First Ribble Salmon
Its Friday morning 05:30 hours. I am a fanatical salmon fisher. It’s the ONLY time you’ll see me up at this hour to drive 250 miles to Lancashire to get on my favourite river – the Ribble. But, it’s no secret we have had our ups and downs. I blame the river, the fish and of course the weather. I know my lack of catches and lost fish are entirely outside of my control. Like most of us I KNOW I’m an awesome fisherman.
Ok reality check. No, I am not that good. But I try REALLY hard, and I never ever give up. Today will be a test of that statement.
I am that idiot
I arrive on the Ribble after a few Finygo related phone calls, totally relaxed and settling into the ‘zone’, casting the fly. The river is up +0.75m and no one else is fishing… Why? Simple, it’s a fly fishing water, and to cast the salmon fly you need to wade… Only an idiot would wade a river which is at this height of water. Getting to a long section of water which I know holds fish, I climb down a ladder into the water which is normally some 4ft below… today only the top rung is above water! Finally touching the bottom, the water is just 2 inches below my wader tops. And it’s cold! Even though I’m dry and wrapped in fleeces and thermal bottoms.
No matter I am fishing for salmon, the anticipation is high! I fish the pool, a foot a cast, then 10 minutes in, as the fly swings across the turbulent current bang! The salmon grabs the fly, turns tail and immediately heads down the pool. As it runs I tighten the clutch on the reel, zigzigzigzig still the reel whines as the fish strips the line. 30m downstream still running, the backing line on the reel passed through the eyes on my rod.
This is bad… really bad! I can’t stop the fish and I’m 5ft deep in water with a vertical bank to climb out. Option 1 – run after the fish. So, I start wading / running fast after the fish… I make it all of about 10m (the fish has now taken another 15m of line) hit a rock, stumble, trip and fall fully into the river. Waders now 8 inches under water and I’m floating feet first serenely down river… apart from the zigzigzigzig… 30m of backing gone. Maybe not so serene as I’m now getting towed!
I can’t run after the fish. Option 2 – I need to get out. I wade some more to find a young willow and jump / haul myself up on to the grass grabbing fistfuls of the stuff to stop sliding back in. This is made more difficult because one hand is on the rod, which has about 12Ibs of pressure directly downstream of me, zigizigzig, this fish is taking the p$%! 50m of backing gone and the fish is now over the weir below me, about 60m away!
On the grass
Time to run downstream. I set off running…. immediately hampered by the fact that my right wader boot lace has come undone and the boot is half falling off. As I run / hop after the fish I finally start to gain some backing back, I also get to tighten the drag some more. The rod arches over my head. The fish slows behind the weir.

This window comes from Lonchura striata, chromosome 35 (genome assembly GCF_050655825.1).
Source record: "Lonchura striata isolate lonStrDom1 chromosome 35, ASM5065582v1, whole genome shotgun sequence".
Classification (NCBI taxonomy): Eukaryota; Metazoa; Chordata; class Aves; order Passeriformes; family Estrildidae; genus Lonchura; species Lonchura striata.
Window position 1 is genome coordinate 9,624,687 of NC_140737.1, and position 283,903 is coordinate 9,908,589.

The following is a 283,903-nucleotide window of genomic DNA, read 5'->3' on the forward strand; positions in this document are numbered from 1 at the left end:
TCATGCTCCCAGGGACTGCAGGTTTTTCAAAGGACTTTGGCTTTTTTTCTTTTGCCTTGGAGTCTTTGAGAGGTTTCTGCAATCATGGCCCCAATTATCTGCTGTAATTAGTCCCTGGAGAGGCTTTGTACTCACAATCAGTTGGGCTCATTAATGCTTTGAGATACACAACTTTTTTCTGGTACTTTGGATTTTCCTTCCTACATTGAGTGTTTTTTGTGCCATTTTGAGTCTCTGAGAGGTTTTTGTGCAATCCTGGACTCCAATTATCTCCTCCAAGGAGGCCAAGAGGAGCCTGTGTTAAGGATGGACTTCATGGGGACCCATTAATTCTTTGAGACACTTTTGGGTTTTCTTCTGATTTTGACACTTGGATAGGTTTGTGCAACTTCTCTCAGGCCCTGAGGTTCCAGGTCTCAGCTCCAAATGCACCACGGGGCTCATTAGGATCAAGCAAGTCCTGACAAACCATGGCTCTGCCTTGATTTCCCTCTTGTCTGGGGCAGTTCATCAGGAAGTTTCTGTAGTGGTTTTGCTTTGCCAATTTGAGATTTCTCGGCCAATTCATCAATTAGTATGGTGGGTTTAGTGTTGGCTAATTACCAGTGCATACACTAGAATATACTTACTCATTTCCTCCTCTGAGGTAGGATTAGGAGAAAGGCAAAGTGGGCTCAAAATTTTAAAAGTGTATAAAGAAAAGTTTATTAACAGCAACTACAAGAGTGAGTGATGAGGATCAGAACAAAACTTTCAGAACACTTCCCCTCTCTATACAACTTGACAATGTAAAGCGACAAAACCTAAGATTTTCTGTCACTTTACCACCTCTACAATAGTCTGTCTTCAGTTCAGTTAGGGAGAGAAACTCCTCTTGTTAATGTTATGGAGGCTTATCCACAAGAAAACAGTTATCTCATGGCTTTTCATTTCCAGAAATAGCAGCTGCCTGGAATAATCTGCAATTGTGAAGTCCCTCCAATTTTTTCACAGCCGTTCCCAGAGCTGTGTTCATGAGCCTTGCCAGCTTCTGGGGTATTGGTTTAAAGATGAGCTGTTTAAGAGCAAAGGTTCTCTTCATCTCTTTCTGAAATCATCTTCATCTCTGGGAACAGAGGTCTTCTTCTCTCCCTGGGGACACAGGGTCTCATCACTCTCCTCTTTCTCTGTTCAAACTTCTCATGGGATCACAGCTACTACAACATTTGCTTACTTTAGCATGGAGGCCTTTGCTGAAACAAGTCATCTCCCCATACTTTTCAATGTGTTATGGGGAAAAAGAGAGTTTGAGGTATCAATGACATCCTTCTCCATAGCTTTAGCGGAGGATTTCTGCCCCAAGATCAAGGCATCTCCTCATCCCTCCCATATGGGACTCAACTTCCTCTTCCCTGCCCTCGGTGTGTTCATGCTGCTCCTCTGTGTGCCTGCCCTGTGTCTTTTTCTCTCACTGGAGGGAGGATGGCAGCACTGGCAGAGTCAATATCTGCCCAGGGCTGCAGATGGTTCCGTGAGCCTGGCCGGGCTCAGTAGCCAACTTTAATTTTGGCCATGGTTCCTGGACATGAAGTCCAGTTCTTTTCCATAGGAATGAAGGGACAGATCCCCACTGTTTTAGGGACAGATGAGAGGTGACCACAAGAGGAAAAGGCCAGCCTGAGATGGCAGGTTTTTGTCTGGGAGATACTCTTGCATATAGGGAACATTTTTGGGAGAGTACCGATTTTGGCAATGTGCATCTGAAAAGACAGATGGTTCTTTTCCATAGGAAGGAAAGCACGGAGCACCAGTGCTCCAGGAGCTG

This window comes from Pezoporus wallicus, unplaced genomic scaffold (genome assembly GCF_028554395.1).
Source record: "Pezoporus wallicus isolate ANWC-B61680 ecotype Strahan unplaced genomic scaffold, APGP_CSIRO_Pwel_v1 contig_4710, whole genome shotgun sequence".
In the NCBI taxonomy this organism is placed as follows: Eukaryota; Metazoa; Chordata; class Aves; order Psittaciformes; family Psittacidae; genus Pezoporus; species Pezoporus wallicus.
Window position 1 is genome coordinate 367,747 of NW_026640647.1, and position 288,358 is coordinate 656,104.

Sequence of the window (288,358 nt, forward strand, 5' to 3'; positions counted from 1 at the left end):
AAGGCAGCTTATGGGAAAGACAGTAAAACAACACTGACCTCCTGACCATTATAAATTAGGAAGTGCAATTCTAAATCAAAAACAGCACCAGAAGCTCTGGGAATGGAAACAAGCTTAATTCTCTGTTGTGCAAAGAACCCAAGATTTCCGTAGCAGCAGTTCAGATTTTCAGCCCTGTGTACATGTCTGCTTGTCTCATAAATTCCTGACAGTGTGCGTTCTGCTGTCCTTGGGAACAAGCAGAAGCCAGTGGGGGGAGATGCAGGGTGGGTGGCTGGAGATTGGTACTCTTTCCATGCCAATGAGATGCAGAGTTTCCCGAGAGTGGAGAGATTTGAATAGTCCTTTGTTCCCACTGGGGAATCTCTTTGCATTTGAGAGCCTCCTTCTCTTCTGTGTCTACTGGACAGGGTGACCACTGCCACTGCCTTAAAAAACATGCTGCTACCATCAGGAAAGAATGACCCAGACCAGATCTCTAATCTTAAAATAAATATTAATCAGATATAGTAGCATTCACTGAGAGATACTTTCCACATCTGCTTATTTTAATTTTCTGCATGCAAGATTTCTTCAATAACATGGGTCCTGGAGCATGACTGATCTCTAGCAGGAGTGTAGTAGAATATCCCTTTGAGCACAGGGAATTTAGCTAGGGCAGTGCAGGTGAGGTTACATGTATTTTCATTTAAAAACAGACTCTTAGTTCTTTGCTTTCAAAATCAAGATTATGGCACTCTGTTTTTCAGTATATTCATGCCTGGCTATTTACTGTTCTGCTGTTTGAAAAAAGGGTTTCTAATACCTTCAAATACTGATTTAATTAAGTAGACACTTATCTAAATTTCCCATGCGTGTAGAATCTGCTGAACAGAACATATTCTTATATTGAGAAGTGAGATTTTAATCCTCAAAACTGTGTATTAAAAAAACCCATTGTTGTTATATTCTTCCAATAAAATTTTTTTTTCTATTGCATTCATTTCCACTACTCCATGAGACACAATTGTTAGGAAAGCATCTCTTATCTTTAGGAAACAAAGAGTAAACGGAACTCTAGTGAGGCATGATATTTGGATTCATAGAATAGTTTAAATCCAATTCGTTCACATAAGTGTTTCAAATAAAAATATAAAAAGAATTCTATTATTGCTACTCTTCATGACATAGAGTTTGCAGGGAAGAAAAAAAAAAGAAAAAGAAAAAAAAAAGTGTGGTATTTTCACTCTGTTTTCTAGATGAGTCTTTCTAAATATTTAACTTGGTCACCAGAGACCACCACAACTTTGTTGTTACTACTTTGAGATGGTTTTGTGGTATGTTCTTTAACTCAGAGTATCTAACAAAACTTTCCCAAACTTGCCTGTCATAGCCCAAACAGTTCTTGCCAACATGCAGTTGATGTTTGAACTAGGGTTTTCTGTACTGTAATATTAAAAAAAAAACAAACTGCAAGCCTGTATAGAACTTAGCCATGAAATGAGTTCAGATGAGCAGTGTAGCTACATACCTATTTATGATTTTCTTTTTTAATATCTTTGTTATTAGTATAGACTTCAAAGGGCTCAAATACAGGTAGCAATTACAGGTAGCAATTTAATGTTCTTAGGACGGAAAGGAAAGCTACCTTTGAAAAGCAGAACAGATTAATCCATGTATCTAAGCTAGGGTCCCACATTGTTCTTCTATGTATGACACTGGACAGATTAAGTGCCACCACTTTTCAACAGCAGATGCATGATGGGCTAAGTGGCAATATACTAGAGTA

Just 15m away
I keep running. I am 43 years old. I run three times a week for about 3-5 miles. I now feel like an 84-year-old. I can barely put one foot in front of the other. I am drenched, carrying about 10 kilos of extra weight in water in my waders and sodden clothing. I get to 15m from the fish, which decides to swing under my bank directly under an overhanging tree. I cannot follow the fish downstream any longer.
Walk the fish
An image of Obi-Wan Kenobi appears in front of me and says ‘Chris… walk the fish’ (ok this didn’t happen) but I was told once that a fish can be walked up stream. This is my only chance now. I stop pumping the rod and start to walk slowly back up the river. The fish follows! It’s working! But the line angle is bad. 20 degree angle straight into the fish directly downstream…. The hook pulls. I never see the fish. I swear… very loudly. I am exhausted.
Never give up
I grab a brew from my flask, empty the water out of my clothing (this takes a while) and text Finygo fishpert Harry. He is all sympathy. ‘No pain, no gain’ he says. I need better friends…. With that I get back into the river sodden and shivering, but keep going. Screw it, I’m going to get a cold but today I will win. Then it happens again…
Just a few meters from where I hooked the last fish, I connect with another Salmon! Having spoken to its friend, it decides the same tactic is in order, and heads off downstream. I am however too exhausted, and cold to chase. I have 15Ib line, and I tighten the drag … zigzigzig … and tighten it more … zigzigzig … the reel screams, then zig…..zig……
It stops turns, and jumps!
Harry is a big fan of bullying his fish quickly to the net. On this occasion I follow his mantra…. after a short battle I net the female salmon at 12.5 lbs, and release her back into the river. Still not giving up over the next 4 hours I had 3 more swims in the river and destroyed my phone in my jeans pocket (water). Finally, at 8:30pm, cold shivering and wet, I left the Ribble having lost another salmon and netted another one at 11Ibs.
What a day! The total Ribble tally: 2 sea trout and 2 salmon on the bank, plus the 2 salmon lost. You can see the trips and tactics I used here
The next day
I am nursing a slight cold. But this has to be my most memorable fishing day ever. Not my biggest fish, but certainly the most deserved.